— Barbara Julian
The range of Canada goose extends from the Arctic to Florida, and the species, comprising at least seven subspecies, is regularly seen in Siberia, China, Japan and Europe. Brant canadensis’ formation flying clearly enables its global reach, but why do geese honk as they go? It’s almost like a warning to the aircraft that share their flight paths. Unfortunately the danger of Canada geese colliding with planes taking off and landing at Victoria International Airport is one reason why they are not everybody’s favourite bird.
Researchers at Britain’s Royal Veterinary College have shown that the V formation reduces wind resistance: air from each bird’s wingtips creates a vortex with an up-wash that gives lift to the bird behind it. The honking may communicate that a bird is about to fall back to a more restful position, each conserving energy to enable a longer flight for the group. From below it sounds as if the birds are rallying each other. Geese begin honking (or peeping) at birth, so it’s no surprise that they use vocal cues when travelling.
Many people appreciate the regal bearing and elegantly curved black and white neck of Canada geese. We admire how they stride confidently on land, glide serenely in water, mate for life and guard their young. They can be fierce about this, as anyone knows who has come between a mama goose and her eggs or goslings while out exploring an estuary. She will chase and hiss until you get out of her space, or her mate will.
According to American Wildlife rehabilitator Robin McClary, “the female chooses her mate based on his displays of behaviours (and) indicates her choice…by beginning to follow him on land or water or standing next to him at all times. Mated pairs who have been separated for even a short time greet each other with an elaborate display (which) includes loud honking.” Both parents incubate eggs during the 24 to 28 days it takes them to hatch, although the female does most.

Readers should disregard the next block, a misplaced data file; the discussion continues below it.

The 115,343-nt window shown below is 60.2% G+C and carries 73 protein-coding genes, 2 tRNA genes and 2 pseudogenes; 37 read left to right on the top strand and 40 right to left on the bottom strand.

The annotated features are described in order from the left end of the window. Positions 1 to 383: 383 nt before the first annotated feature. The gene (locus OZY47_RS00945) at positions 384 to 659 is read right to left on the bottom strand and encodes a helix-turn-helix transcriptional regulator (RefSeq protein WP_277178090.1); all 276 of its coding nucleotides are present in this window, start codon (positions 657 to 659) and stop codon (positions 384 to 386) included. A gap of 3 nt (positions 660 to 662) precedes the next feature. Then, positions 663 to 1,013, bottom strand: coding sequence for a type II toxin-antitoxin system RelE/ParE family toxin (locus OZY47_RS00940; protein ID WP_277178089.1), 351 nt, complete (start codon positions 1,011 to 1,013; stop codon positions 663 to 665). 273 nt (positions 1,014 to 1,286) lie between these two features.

During this period the adults moult and then re-grow flight feathers just when their young hatch. At local beaches we see them leading the offspring in a line, one parent at the head and the other at the tail. If one of the little brown fellows wanders off (and they are curious and active infants), a parent will promptly herd it back. This is sensible behaviour as goslings have many predators: raccoons, ravens, large gulls and eagles.
Their worst predator though is humanity. By the early 20th century Canada geese were almost wiped out by hunters, but were re-introduced throughout North American mid-century. Now they favour parks, golf courses and farmers’ fields where they browse the vegetation and leave droppings. They leave an unsightly amount in Beacon Hill Park, but both the federal government and the U.S. Center For Disease Control state that goose droppings carry no health hazard for humans. Some introduced strains never got the memo (by imprinting) about migrating, so they settled year round and leave their calling card repeatedly.
The CRD together with “municipalities, wildlife provincial authorities, stakeholders and farmers” has begun a Regional Canada Goose Management Strategy — or in plain language, a cull —- aimed at 250 birds with 40 already dispatched. They wrung their necks, but may also try addling eggs which means removing eggs from nests, shaking, piercing or covering them with oil so as to terminate embryo development, and then returning them.
News of this cull caught some people by surprise, as Canada geese have not received the attention which urban deer have when faced with culls. Yet they too have supporters. Some believe we should respect the bird that bears our country’s name, even as others see this national emblem as a local nuisance. Yet who can’t help liking a bird who stands by her mate, sets off on cross-country flights at the drop of a honk and defends her children to the death? Not a bad bird to share a nationality with.